William C. Neil, 46, of Fresno, pleaded guilty to conspiring to violate the CAN-spam Act and violating the CAN-spam Act. Under the terms of his plea agreement, Neil acknowledges he is facing up to 37 months in prison and a $30,000 fine under the federal sentencing guidelines.

According to court records, from January 2004 through September 2005, Ralsky, Scott Bradley, Judy Devenow, Bown, William Neil, Anki Neil, James Bragg, Fite, Peter Severa, How Wai John Hui, Francis Tribble, and others engaged in a related set of conspiracies designed to use spam e-mails to manipulate thinly traded stocks and profit by trading in those stocks once their share prices increased after recipients of the spam e-mails traded in the stocks being promoted.


Ralsky served as the chief executive officer and primary deal maker for the spam e-mail operation. Bradley, Ralsky's son-in-law, served as the chief financial officer and director of operations for the spam e-mail operation.

Bown, who was chief executive officer of an Internet services company, GDC Layer One, served as the chief technology officer for the spam e-mail operation. William Neil, who was an employee of GDC Layer One, built and maintained a computer network used to transmit spam e-mails as part of the conspiracy. Fite was a contract spammer who hired others to send spam e-mails as part of the conspiracy.

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Thanks for the update. Soon we can change the topic title to "Ralsky is Convicted."

I think back 2-3 years of all the stock spam I used to get, much of it for these strange Chinese companies (CWTD for example). I guess Ralsky must have been in back of much of it. Nowadays the stock spam is pretty much down to zero (at least for me). So, we do occasionally win one in the war on spam.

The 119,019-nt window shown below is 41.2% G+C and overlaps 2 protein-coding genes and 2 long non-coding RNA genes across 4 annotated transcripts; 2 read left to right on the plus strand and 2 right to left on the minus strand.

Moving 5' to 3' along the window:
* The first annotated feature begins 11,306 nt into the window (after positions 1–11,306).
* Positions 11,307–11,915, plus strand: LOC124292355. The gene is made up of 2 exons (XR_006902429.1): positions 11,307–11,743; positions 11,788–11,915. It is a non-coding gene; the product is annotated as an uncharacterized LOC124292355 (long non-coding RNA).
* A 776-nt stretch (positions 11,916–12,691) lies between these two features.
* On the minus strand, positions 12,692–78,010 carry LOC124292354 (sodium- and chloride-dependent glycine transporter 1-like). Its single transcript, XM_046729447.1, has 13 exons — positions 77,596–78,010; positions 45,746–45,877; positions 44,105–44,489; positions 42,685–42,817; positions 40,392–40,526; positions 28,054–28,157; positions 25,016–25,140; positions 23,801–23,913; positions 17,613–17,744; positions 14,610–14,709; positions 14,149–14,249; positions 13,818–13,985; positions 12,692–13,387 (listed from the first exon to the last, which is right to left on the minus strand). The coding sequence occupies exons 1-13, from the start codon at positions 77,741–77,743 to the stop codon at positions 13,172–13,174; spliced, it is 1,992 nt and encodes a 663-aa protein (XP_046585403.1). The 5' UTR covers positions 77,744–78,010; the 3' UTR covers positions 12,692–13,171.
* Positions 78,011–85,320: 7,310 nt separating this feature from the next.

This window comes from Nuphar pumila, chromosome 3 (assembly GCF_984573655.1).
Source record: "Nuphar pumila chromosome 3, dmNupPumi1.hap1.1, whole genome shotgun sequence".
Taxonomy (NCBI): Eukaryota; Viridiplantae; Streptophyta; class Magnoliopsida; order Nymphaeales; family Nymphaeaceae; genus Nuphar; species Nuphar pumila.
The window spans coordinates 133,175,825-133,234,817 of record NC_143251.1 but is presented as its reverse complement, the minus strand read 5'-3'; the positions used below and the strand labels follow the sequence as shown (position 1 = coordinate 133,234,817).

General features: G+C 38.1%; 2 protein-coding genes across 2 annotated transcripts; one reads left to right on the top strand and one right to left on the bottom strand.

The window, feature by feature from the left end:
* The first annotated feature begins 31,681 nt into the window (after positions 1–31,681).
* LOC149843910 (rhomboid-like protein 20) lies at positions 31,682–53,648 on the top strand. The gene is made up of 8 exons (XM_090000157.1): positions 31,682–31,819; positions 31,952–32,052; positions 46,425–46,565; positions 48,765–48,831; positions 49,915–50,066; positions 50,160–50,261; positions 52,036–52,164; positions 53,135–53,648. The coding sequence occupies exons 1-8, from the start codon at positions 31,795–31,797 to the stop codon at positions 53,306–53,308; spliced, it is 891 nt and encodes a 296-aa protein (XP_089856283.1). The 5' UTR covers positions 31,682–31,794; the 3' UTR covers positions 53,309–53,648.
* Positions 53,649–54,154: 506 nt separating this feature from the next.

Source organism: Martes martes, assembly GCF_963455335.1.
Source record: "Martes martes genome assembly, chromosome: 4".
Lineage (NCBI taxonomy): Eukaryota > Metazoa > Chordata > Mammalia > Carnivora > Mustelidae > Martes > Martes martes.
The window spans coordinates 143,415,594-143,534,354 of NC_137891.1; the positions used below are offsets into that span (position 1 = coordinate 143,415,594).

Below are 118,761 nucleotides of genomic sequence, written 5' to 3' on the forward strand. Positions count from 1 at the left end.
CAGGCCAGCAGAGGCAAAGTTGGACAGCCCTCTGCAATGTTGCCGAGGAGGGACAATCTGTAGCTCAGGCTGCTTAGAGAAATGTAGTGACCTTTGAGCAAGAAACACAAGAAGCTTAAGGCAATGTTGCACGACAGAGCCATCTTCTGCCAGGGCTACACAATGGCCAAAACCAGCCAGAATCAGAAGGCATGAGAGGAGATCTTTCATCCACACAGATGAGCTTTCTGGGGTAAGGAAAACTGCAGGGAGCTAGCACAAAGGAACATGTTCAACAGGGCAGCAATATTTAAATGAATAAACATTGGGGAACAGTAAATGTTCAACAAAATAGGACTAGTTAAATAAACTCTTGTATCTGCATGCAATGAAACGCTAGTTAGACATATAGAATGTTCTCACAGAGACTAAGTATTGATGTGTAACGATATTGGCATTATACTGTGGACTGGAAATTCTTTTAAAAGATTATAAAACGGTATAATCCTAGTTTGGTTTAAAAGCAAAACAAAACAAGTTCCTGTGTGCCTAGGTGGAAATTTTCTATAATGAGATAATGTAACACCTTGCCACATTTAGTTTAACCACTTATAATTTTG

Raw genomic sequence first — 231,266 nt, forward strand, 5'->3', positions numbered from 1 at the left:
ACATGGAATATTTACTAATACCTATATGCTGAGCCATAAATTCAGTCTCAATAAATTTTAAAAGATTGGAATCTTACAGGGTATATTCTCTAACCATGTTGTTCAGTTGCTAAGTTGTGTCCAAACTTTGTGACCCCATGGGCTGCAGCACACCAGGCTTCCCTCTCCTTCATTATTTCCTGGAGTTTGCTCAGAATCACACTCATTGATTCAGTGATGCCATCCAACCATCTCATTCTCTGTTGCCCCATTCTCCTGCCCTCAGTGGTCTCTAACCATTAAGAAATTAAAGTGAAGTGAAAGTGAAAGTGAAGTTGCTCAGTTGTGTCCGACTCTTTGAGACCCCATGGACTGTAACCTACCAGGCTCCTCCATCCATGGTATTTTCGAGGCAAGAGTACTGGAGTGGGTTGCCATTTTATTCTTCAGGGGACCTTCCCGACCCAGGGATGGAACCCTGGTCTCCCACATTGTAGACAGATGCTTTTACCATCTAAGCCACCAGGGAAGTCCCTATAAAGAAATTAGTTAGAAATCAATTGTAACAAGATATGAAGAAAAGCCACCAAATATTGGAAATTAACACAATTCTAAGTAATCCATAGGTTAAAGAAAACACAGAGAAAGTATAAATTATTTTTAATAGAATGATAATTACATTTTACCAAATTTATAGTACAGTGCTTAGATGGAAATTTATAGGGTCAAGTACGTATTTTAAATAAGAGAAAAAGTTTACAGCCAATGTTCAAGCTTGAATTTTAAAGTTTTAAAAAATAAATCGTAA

-- rick

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  • 3 weeks later...


David S Patton, 49, of Centreville, Virginia, faces up to six years in prison after pleading guilty to aiding and abetting breaches of the US CAN-spam Act in concert with Ralsky and others. Patton agreed to forfeit an estimated $50,100 from sales of spamming tools called Nexus and Proxy Scanner, as well as paying a nominal fine of $3,000.

Between January 2004 until September 2005, Patton developed and marketing his illegal bulk mailing tools via a firm called Lightspeed Marketing. Nexus was designed to falsify the headers of spam messages while Proxy Scanner was designed to channel junk mail through compromised zombie proxies, typically PCs in either homes or businesses infected with Trojan horse malware.

Patton is the 12th defendant charged over involvement in a pump-and-dump stock price scam operation masterminded by Ralsky, which was dismantled following a three year FBI-led investigation. The fraud - which grossed an estimated $3m in just 18 months - involved inflating the price of thinly-traded stocks owned by people based in China and Hong Kong.

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  • 4 months later...

51 month prison sentence

Alan Ralsky was sentenced to more than four years in prison by a U.S. District Judge in Detroit for spearheading an e-mail stock scam that defrauded victims and violated the CAN spam Act

Ralsky, 64, of West Bloomfield, Mich., along with his son-in-law, Scott Bradley, 48, were sentenced for heading an illegal spamming scheme designed to artificially inflate stock prices and profit by trading in those stocks once their share prices increased.

In addition to his sentence, Ralsky faces five years of supervised probation and a $250,000 fine for conspiracy to commit wire fraud, mail fraud and violation of the CAN-spam Act.

Bradley was sentenced to more than 3 years in prison, as well five years of supervised probation, for committing wire fraud, engaging in money laundering and violating the CAN-spam Act,


In addition, two other conspirators, How Wai John Hui, of Hong Kong and Canada, received 51 months and John Brown of Fresno, Calif. received 32 months for their roles in the spam ring. Brown was charged with running the botnet that sent the spam while Hui was accused of wire and mail fraud.

Five other members of the crime ring are expected to be sentenced Wednesday.

The sentencing concludes a three-year investigation by the FBI, with the help of the U.S. Postal Inspection Service, the IRS, and the U.S. Securities and Exchange Commission's Philadelphia Regional Office.